German system put to test

Germany’s electricity supply almost completely collapsed earlier this year due to a lack of wind and sunshine for renewable energy, and was “saved” by coal, gas and nuclear plants, according to a European scientific report.

In the second half of January, dark and cloudy periods resulted in little wind or sunshine, so that Germany was powered by conventional sources – lignite (brown coal), black coal, gas and nuclear power.

“On the morning of January 24, a nearly total collapse of the German electricity supply took place,” the report, written by a team of physicists, said.

“It could have had consequences throughout Europe and was only avoided by putting into operation all possible fossil power plants in Germany, including the oldest and dirtiest ones.”

The recent report, “Hidden consequences of intermittent electricity production”, was written by Professor Jozef Ongena (European Physical Society), the late Professor Istvan Marko (Catholic University of Louvain), Raymond Koch (Plasma Physics Laboratory, Brussels) and Anne Debeil.

The report’s observations come as Australia debates the role of renewables in its energy future, which is likely to determine whether a modern technology coal-fired power station is built in the Latrobe Valley.

The article, which focused on Germany because it is the most advanced and extensive renewables producer in the world, noted that sun and wind make up 65 per cent of Germany’s renewable sector.

Installed wind capacity is 50,000 megawatts (46,000MW onshore and 4000MW offshore) and solar 41,000MW.

However of the installed onshore wind power, only 8000MW was produced on average over the year – a capacity factor of 20 per cent (18 per cent including offshore wind). For solar, the capacity factor is about 10-11 per cent.

The report said the January energy shortfall highlighted the need for massive back-up of non-renewable power systems or storage.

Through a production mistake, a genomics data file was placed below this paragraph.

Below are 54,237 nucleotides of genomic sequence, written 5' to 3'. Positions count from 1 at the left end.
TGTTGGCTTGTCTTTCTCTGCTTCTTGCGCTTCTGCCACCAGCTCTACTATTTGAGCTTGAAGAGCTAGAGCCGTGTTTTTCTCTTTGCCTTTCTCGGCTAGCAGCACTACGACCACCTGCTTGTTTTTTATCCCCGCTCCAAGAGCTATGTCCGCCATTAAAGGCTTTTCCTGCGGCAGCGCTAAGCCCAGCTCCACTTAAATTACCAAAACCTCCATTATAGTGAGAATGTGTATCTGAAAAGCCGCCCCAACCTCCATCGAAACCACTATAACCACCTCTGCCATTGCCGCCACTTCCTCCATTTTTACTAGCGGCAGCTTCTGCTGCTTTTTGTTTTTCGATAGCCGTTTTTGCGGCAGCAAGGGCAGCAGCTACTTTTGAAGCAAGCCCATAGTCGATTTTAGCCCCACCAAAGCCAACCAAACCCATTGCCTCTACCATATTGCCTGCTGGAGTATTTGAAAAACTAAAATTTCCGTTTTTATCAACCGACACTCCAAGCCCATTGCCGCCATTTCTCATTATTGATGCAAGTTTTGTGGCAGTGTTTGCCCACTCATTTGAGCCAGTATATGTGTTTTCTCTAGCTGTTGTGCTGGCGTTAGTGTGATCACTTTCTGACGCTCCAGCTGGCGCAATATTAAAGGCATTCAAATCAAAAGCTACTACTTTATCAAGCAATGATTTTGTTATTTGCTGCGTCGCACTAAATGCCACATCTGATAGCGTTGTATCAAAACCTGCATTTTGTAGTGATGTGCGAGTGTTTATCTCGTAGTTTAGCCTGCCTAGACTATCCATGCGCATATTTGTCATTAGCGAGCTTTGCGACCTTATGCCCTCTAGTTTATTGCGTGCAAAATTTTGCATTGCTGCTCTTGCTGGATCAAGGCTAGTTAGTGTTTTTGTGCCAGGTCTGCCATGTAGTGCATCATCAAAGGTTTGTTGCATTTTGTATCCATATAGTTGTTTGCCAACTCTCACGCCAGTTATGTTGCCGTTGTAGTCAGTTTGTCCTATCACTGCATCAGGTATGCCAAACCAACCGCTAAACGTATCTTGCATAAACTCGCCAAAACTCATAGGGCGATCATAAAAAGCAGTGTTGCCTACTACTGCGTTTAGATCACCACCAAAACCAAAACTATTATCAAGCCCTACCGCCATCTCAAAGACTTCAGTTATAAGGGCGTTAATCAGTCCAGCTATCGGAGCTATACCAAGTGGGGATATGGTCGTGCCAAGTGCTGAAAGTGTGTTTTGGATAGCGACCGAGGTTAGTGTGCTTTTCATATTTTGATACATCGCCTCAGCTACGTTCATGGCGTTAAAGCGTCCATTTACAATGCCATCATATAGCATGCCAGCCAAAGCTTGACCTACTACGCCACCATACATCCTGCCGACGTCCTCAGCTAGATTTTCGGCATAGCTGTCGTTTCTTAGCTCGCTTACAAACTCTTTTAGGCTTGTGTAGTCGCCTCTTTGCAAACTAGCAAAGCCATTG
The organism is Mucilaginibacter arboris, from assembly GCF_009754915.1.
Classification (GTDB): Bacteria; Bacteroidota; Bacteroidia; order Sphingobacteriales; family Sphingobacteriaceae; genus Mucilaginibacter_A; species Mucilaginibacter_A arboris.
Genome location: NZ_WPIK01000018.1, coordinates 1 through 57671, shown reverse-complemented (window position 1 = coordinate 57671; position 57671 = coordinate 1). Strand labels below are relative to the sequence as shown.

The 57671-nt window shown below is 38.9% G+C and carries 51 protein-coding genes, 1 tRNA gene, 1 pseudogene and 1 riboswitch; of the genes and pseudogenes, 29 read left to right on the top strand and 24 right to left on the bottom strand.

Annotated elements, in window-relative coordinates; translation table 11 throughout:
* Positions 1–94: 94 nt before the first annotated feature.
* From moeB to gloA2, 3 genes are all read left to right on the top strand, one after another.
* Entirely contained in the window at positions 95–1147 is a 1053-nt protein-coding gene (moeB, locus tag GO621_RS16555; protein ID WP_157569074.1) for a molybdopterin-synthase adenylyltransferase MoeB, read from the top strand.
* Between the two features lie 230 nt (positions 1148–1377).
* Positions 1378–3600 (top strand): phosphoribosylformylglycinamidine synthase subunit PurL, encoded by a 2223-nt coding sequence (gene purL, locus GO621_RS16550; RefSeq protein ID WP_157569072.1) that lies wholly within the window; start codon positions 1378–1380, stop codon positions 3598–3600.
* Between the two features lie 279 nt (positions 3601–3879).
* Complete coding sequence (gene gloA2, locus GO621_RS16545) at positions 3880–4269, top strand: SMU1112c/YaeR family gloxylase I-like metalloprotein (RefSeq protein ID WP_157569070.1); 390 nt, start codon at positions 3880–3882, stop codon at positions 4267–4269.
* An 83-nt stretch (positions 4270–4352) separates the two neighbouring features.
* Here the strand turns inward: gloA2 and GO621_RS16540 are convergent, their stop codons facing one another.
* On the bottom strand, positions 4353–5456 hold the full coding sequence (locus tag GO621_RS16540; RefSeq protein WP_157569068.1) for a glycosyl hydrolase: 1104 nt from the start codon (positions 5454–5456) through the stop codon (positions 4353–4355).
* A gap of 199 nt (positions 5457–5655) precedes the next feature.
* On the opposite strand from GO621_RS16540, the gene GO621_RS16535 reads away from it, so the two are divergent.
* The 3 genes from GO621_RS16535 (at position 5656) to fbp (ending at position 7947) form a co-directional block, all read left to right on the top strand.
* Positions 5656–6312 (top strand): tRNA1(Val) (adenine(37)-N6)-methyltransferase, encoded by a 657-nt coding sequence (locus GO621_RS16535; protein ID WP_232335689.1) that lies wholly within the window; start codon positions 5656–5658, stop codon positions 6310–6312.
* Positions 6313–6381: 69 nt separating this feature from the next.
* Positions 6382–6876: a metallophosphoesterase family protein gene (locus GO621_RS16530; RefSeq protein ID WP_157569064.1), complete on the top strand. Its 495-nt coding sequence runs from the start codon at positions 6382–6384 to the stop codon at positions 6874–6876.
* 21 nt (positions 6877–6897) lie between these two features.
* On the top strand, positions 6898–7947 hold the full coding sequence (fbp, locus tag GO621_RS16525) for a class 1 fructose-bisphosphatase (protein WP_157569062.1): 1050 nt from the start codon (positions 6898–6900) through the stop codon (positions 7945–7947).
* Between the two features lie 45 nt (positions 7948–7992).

In the 10 days between 16 and 25 January, the difference between the renewable energy produced and Germany’s power needs varied between 50,000MW and 60,000MW.

“German electrical storage systems could not have supplied this large amount of energy, as the total storage capacity of Germany is about 40 Gigawatt hours (mainly hydro),” the authors said.

“The missing electrical energy represents thus 300-360 times the German electrical storage capacity.”

Including also the 12 dark and windy still days in December 2016, the missing energy would increase to about 800 times existing storage.

Such long low intermittent renewable power production intervals were not an exception in Germany or Europe.

The report noted there were also intense periods of sunlight and wind when there was excess renewables production.

The power was then exported to neighbouring countries, but this would have to change when intermittent production in other European Union countries increased in the near future.

More excess production in Germany as renewables increased would lead to negative prices and additional costs to the German taxpayer.

The report said the reduction in carbon dioxide emissions using intermittent renewables in Germany was low. Initially, the demise of the old and polluting communist East Germany industry (1991-2000) led to a reduction of about 20 per cent.

Since the new energy policy (Energiewende) was introduced in 2000, the reduction in CO2 emissions was in the range of a few per cent.

During this period, the cost of renewables was “staggering”: between 250-300 billion Euros, and an estimated 600-1000 billion Euros up to 2023.

The large investments meant Germany now had the second highest household electricity prices in Europe after Denmark, a big wind producer.

The report said a similar pricing trend was visible for industry, although prices had been kept lower to keep German industry competitive.

“Nevertheless, future plans include a strong reduction of the subsidised costs to the industry. This is a threat to electricity-intensive industries in Germany,” the authors said.

Despite renewable investments, Germany remained the second biggest producer of CO2 in Europe after Poland, which relies nearly exclusively on coal.

CO2 production per kilowatt hour figures are Poland 810, Germany 503, England 496, the Netherlands 432, Belgium 253, France 92, Sweden 43 and Norway 4.

The report discusses in some technical detail various storage options: pumped hydro, compressed air, flywheels, chemical energy and electromagnetic energy batteries.

It concluded that storage required for a 100 per cent renewable system was not feasible with current technologies.

The report is available at